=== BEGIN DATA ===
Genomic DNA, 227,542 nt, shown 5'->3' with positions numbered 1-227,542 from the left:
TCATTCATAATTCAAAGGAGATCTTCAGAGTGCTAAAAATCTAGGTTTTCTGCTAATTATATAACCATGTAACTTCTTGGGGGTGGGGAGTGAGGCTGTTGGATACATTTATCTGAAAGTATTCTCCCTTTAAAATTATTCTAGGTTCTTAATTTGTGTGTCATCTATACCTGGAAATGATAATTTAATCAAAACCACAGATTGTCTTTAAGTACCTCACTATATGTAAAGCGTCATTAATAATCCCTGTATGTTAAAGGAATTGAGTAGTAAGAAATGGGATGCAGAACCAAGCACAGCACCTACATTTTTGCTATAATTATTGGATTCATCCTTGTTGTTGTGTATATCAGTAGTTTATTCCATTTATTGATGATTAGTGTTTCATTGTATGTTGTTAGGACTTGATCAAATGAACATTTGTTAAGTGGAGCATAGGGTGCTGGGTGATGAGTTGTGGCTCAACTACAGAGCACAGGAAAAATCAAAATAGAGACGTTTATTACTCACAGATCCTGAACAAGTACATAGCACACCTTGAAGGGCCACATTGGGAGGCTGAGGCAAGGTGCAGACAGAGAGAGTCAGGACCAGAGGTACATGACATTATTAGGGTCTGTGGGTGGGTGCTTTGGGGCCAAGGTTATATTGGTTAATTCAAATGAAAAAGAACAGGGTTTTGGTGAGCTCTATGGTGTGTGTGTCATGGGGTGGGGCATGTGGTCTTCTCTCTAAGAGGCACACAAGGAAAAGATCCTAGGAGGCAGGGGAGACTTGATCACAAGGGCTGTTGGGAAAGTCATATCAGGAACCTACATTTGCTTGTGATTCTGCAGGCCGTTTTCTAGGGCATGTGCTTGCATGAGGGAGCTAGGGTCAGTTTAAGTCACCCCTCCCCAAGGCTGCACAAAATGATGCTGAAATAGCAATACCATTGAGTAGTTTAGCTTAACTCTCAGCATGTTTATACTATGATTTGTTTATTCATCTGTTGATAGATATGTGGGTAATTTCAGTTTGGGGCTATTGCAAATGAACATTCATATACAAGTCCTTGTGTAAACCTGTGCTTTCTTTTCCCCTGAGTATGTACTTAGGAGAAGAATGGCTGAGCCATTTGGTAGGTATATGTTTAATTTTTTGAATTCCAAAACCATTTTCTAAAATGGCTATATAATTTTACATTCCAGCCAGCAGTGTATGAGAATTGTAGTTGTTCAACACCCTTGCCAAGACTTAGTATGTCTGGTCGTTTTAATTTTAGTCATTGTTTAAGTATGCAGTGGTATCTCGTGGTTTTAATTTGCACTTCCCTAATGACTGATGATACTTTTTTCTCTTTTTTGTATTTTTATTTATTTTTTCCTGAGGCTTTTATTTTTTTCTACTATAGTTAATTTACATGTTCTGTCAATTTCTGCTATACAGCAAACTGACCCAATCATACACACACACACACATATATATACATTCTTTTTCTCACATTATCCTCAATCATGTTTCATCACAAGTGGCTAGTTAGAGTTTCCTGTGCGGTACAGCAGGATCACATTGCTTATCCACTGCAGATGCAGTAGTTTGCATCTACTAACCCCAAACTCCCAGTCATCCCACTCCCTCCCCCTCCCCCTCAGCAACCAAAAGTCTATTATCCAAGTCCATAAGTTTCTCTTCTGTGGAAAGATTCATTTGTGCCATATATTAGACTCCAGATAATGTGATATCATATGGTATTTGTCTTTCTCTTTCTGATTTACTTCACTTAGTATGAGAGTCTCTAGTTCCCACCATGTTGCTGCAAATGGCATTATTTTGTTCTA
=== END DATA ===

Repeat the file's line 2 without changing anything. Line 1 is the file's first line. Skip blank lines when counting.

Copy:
TCATTCATAATTCAAAGGAGATCTTCAGAGTGCTAAAAATCTAGGTTTTCTGCTAATTATATAACCATGTAACTTCTTGGGGGTGGGGAGTGAGGCTGTTGGATACATTTATCTGAAAGTATTCTCCCTTTAAAATTATTCTAGGTTCTTAATTTGTGTGTCATCTATACCTGGAAATGATAATTTAATCAAAACCACAGATTGTCTTTAAGTACCTCACTATATGTAAAGCGTCATTAATAATCCCTGTATGTTAAAGGAATTGAGTAGTAAGAAATGGGATGCAGAACCAAGCACAGCACCTACATTTTTGCTATAATTATTGGATTCATCCTTGTTGTTGTGTATATCAGTAGTTTATTCCATTTATTGATGATTAGTGTTTCATTGTATGTTGTTAGGACTTGATCAAATGAACATTTGTTAAGTGGAGCATAGGGTGCTGGGTGATGAGTTGTGGCTCAACTACAGAGCACAGGAAAAATCAAAATAGAGACGTTTATTACTCACAGATCCTGAACAAGTACATAGCACACCTTGAAGGGCCACATTGGGAGGCTGAGGCAAGGTGCAGACAGAGAGAGTCAGGACCAGAGGTACATGACATTATTAGGGTCTGTGGGTGGGTGCTTTGGGGCCAAGGTTATATTGGTTAATTCAAATGAAAAAGAACAGGGTTTTGGTGAGCTCTATGGTGTGTGTGTCATGGGGTGGGGCATGTGGTCTTCTCTCTAAGAGGCACACAAGGAAAAGATCCTAGGAGGCAGGGGAGACTTGATCACAAGGGCTGTTGGGAAAGTCATATCAGGAACCTACATTTGCTTGTGATTCTGCAGGCCGTTTTCTAGGGCATGTGCTTGCATGAGGGAGCTAGGGTCAGTTTAAGTCACCCCTCCCCAAGGCTGCACAAAATGATGCTGAAATAGCAATACCATTGAGTAGTTTAGCTTAACTCTCAGCATGTTTATACTATGATTTGTTTATTCATCTGTTGATAGATATGTGGGTAATTTCAGTTTGGGGCTATTGCAAATGAACATTCATATACAAGTCCTTGTGTAAACCTGTGCTTTCTTTTCCCCTGAGTATGTACTTAGGAGAAGAATGGCTGAGCCATTTGGTAGGTATATGTTTAATTTTTTGAATTCCAAAACCATTTTCTAAAATGGCTATATAATTTTACATTCCAGCCAGCAGTGTATGAGAATTGTAGTTGTTCAACACCCTTGCCAAGACTTAGTATGTCTGGTCGTTTTAATTTTAGTCATTGTTTAAGTATGCAGTGGTATCTCGTGGTTTTAATTTGCACTTCCCTAATGACTGATGATACTTTTTTCTCTTTTTTGTATTTTTATTTATTTTTTCCTGAGGCTTTTATTTTTTTCTACTATAGTTAATTTACATGTTCTGTCAATTTCTGCTATACAGCAAACTGACCCAATCATACACACACACACACATATATATACATTCTTTTTCTCACATTATCCTCAATCATGTTTCATCACAAGTGGCTAGTTAGAGTTTCCTGTGCGGTACAGCAGGATCACATTGCTTATCCACTGCAGATGCAGTAGTTTGCATCTACTAACCCCAAACTCCCAGTCATCCCACTCCCTCCCCCTCCCCCTCAGCAACCAAAAGTCTATTATCCAAGTCCATAAGTTTCTCTTCTGTGGAAAGATTCATTTGTGCCATATATTAGACTCCAGATAATGTGATATCATATGGTATTTGTCTTTCTCTTTCTGATTTACTTCACTTAGTATGAGAGTCTCTAGTTCCCACCATGTTGCTGCAAATGGCATTATTTTGTTCTA